Diving in Finland
Few other countries in the world have an archipelago like the one along the Finnish south and southwest coast. Scraped clean by glacial action during the ice age, innumerable ice-worn rocks and sandpits are still slowly raising from the shallow sea as the land rises a few inches in a century. It is a safe guess that there are over sixty thousand islands.
For divers, this means access to sheltered locations regardless of the weather, and many islands where nobody has dived before.
The salinity of the seawater is low, tide is not noticeable and strong currents donīt exist. During the summer the visibility varies from 4 to 15 meters. The weather is fairly dry and water temperature at the surface may rise up to 18-20 celsius degrees in July. Days are long as Finland is also known as the land of a midnight sun at summertime. Deep down, however, the effect of the long, cold winters is felt in a year-round bottom temperature of 4 celcius. For long deep dives a compelete suit with hood, socks and gloves is necessary. One should also remember that while a drysuit is not necessary it certainly is more comfortable all year round.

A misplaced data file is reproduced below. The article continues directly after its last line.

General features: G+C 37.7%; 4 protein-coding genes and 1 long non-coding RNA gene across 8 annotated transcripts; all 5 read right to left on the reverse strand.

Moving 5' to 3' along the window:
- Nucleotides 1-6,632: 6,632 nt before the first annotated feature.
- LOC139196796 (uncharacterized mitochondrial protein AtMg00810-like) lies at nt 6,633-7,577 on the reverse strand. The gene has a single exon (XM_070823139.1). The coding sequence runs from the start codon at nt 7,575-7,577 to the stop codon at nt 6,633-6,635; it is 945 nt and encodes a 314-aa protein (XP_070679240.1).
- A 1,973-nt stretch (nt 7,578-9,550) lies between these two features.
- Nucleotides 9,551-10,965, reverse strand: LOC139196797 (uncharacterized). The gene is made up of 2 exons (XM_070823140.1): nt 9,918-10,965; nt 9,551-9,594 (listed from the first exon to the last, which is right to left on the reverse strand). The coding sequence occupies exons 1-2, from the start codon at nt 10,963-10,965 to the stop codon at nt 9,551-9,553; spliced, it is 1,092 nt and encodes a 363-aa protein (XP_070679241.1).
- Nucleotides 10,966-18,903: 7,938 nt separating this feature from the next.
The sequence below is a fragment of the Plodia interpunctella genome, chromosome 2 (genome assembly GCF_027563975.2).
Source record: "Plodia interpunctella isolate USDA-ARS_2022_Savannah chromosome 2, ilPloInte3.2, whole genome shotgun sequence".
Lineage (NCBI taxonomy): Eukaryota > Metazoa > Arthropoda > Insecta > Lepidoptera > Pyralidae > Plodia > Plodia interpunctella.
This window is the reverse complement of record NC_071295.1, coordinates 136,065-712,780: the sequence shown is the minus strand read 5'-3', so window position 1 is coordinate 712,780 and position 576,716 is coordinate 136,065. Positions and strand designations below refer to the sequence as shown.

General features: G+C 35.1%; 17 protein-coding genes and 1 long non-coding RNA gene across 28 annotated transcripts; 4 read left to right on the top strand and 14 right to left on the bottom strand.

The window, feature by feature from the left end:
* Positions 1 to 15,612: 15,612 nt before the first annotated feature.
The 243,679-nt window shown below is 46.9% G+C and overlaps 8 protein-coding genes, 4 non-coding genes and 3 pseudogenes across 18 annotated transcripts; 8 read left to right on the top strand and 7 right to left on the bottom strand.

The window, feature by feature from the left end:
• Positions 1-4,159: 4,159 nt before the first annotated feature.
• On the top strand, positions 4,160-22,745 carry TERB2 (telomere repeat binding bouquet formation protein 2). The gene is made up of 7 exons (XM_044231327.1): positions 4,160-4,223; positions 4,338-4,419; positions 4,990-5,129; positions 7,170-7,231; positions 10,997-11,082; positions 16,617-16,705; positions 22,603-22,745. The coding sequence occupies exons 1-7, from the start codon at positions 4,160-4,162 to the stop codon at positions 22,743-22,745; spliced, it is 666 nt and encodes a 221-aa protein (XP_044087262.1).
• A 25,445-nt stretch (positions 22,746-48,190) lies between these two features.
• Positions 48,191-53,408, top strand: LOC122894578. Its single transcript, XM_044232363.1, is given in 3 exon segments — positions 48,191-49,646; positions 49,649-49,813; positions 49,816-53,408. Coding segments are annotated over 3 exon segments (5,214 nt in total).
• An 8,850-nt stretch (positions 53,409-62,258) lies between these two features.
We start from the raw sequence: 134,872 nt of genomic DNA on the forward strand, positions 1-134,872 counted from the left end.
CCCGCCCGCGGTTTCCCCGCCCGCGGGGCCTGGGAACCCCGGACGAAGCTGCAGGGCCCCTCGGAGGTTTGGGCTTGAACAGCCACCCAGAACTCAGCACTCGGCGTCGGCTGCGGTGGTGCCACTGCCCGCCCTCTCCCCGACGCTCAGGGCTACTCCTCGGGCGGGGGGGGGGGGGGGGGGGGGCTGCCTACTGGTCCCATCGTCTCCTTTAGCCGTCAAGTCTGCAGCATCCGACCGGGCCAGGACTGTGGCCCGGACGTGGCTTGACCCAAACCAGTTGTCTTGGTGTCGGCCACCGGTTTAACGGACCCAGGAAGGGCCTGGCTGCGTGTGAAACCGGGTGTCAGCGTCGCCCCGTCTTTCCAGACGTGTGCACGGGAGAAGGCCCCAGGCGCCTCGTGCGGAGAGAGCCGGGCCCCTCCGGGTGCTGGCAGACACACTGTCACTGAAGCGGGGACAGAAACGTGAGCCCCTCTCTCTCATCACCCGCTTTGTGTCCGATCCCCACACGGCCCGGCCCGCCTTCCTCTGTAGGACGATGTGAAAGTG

Perhaps the main intrest of diving in Finland are the wrecks. We have thousands of wrecks sunken in our waters and also the wooden ones are often well preserved, because the wood-eating snails (shipworms) do not live in the brackish waters of the Baltic.
Most of the diving here is done by the 208 diving clubs with their 12.279 members. Foreign divers are strongly recommended to contact the clubs for information. This way one can get in contact with persons knowing most of the possibilities to dive at certain area, best place to hire diving equipment and they can also arrange one to dive at a reasonable cost.